Nothern Irishman Graeme McDowell is expecting to represent Ireland at the 2016 Olympic Games in Rio after choosing to compete in this week's World Cup at Royal Melbourne golf course.
There had been doubts over who he and compatriot Rory McIlroy would represent in three year's time, with both refusing to be drawn on the issue in fear of upsetting people on either side.
McIlroy in particular has been vocal in expressing his desire for the decision to be taken out of his hands by the International Olympic Committee (IOC) due to the potential political ramifications.
Under Olympic legislation, athletes born in Northern Ireland have the choice of representing Ireland or Team GB.
However, their rules also state that three years must have passed since representing Ireland - which will now not be the case for McDowell.
The recently-married major winner is set to partner Shane Lowry for Ireland at this week's team event, and said: "With Olympic regulations I'll have to play for Ireland when it comes to the Games - if I'm good enough.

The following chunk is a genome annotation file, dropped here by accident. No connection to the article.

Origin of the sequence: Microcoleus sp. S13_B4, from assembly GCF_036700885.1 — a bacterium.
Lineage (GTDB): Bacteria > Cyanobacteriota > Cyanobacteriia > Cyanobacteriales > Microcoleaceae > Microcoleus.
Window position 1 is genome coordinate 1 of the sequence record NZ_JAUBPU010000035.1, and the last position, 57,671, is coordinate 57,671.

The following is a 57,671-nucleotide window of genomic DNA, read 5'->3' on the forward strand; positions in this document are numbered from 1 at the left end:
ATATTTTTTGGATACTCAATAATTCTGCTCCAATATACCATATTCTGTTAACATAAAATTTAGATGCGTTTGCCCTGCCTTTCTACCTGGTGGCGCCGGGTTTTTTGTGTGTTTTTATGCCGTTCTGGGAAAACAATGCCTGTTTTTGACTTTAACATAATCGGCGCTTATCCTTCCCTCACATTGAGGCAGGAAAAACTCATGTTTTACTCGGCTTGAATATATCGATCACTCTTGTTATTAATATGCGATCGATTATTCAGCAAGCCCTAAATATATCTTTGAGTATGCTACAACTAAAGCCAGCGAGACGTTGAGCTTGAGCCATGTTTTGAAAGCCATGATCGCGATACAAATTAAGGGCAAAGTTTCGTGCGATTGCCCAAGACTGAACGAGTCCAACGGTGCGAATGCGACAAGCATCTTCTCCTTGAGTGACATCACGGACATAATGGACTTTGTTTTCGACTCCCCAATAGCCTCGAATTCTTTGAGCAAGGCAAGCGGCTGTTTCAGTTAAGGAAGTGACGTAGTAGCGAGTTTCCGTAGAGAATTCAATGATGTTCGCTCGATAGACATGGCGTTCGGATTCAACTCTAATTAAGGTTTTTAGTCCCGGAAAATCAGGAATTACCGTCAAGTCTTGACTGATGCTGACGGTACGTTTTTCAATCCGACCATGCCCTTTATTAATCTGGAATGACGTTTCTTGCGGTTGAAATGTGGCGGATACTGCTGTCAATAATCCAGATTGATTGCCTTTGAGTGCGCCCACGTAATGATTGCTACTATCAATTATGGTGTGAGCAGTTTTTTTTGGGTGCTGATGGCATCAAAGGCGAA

"It's a very touchy political and religious subject, one that myself and Rory have not really enjoyed answering questions about because it's very difficult to pick without upsetting someone from either side."
Peter Dawson, the Royal and Ancient's chief executive, has recently stated he hoped the decision would be taken away from the pair of them.
But two-time PGA Tour winner McDowell now hopes his decision to play in the World Cup means the end of the matter.
"When the World Cup came back on the schedule, to Royal Melbourne, I knew that I wanted to be part of this team. We have always represented Ireland when it has come to the World Cup.
"Part of me feels relieved now I don't have to make the decision.
"It certainly did not enter my reasons for wanting to be here. I wanted to be here and play with Shane in a golf tournament which I have always loved," he added.
The 2010 US Open champion will tee it up with Irish partner Lowry in Australia this week, seeking to become the first pair from Ireland to win the tournament since Padraig Harrington and 2014 Ryder Cup captain Paul McGinley successfully won the cup at Kiawah Island in 1997.
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